- on only a few occasions; rarely; infrequently; not often: We seldom see our old neighbors anymore.
- rare; infrequent.
Origin of seldom
Examples from the Web for seldom
And yet, even while seldom leaving the capital, they offer a perspective on the city that tilts toward distortion.Heart of Darkness: Into Afghanistan’s Taliban Valley
Matt Trevithick, Daniel Seckman
November 15, 2014
For one thing, they seldom had it, and for another thing they all believed that having it would set up a temptation to spend it.The Stacks: H.L. Mencken on the 1904 Baltimore Fire
October 4, 2014
“International glory is something we seldom taste except in one area: the beauty of our women,” she writes.Venezuela Now Has Toilet Paper but No Breast Implants
September 16, 2014
Similarly, Rand Paul is seldom discussed without a mention of Ron Paul, and vice versa.Rand Paul’s Daddy Issues
July 28, 2014
The best player was Manuel Neuer, Germany’s goalkeeper, but ‘keepers are seldom lauded in this way.Germany Wins, World Cup Justice Is Served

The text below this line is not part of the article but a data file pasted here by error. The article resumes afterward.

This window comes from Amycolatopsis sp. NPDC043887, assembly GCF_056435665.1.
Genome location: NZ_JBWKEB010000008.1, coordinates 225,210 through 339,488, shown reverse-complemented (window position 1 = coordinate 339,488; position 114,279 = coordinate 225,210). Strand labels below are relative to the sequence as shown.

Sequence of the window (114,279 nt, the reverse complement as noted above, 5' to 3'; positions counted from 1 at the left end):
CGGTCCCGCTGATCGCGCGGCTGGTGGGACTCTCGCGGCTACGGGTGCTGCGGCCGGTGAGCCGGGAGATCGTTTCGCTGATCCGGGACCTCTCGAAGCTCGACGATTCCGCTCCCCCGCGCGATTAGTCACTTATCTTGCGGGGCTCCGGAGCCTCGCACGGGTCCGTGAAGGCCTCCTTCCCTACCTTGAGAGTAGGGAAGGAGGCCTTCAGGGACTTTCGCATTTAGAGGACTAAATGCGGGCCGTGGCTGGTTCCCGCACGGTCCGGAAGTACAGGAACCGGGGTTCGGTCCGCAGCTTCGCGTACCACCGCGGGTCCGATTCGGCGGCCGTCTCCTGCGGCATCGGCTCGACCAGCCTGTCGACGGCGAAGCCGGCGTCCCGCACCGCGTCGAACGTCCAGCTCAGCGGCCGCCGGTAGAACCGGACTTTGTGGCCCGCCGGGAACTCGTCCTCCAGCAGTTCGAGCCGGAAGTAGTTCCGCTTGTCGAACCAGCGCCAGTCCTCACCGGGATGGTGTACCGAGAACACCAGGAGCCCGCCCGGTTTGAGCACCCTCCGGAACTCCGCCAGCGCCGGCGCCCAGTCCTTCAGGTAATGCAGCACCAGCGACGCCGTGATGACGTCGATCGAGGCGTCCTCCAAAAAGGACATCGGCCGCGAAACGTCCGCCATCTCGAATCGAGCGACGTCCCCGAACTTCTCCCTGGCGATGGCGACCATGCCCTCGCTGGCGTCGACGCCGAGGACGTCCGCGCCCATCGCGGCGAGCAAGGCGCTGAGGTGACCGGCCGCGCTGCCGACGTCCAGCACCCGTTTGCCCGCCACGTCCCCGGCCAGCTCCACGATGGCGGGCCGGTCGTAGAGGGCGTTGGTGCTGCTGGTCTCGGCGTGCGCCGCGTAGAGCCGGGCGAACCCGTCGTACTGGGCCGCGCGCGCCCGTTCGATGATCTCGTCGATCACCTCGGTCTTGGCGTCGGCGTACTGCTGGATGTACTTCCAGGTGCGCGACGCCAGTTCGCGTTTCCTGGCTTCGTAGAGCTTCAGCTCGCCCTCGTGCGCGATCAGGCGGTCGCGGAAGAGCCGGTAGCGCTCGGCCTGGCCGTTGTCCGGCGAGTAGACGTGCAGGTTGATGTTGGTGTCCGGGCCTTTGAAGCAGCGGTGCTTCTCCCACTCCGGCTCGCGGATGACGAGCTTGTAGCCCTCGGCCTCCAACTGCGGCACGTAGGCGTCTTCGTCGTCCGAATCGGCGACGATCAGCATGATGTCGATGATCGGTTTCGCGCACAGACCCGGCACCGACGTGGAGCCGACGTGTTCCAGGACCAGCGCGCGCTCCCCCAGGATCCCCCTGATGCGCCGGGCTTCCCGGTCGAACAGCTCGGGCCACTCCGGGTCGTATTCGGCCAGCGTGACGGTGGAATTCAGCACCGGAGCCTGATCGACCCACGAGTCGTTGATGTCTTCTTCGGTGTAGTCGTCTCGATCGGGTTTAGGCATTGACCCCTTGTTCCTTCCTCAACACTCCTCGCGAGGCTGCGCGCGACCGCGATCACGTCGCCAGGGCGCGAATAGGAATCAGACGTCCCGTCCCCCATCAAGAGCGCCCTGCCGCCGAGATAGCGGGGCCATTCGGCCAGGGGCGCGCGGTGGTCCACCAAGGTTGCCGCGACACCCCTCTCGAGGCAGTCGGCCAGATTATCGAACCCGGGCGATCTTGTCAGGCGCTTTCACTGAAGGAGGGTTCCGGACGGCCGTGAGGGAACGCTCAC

July 13, 2014
He seldom speaks; but when he does, you are ever in his visions.Philothea
Lydia Maria Child
He was a farmer's son, and seldom had any money in his possession.Brave and Bold
Uncle Brunton noticed the change; for to those who saw him seldom the change was sudden.Life in London
Wiseli's eyes shone with satisfaction as they seldom did nowadays.Rico and Wiseli
The term "gentleman" has seldom been used in this sense subsequently to the Revolution.A Book of Autographs
- not often; rarely
Word Origin and History for seldom
late Old English seldum, alteration of seldan "seldom, rarely," from Proto-Germanic *selda- "strange, rare" (cf. Old Norse sjaldan, Old Frisian selden, Dutch zelden, Old High German seltan, German selten), perhaps ultimately from the base of self (q.v.).
Form shifted on analogy of adverbial dative plurals in -um (e.g. whilom "at one time," from while). The same development also created litlum from little, miclum from mickle. German seltsam "strange, odd," Dutch zeldzaam are related, but with the second element conformed to their versions of -some.
Seldom-times is from mid-15c. (Old English had seldhwanne "seldwhen"). Seldom-seen is from mid-15c. (Old English had seldsiene, "seld-seen").
Some compounds using the old form survived through Middle English, e.g. selcouth"rarely or little-known, unusual, strange, wonderful," from Old English selcuð, seld-cuð, from seldan + cuð (see couth). Old English seldan had comparative seldor, superlative seldost; in early Middle English, as seldan changed form and lost its connection with these, selde was formed as a positive. Shakespeare uses seld-shown.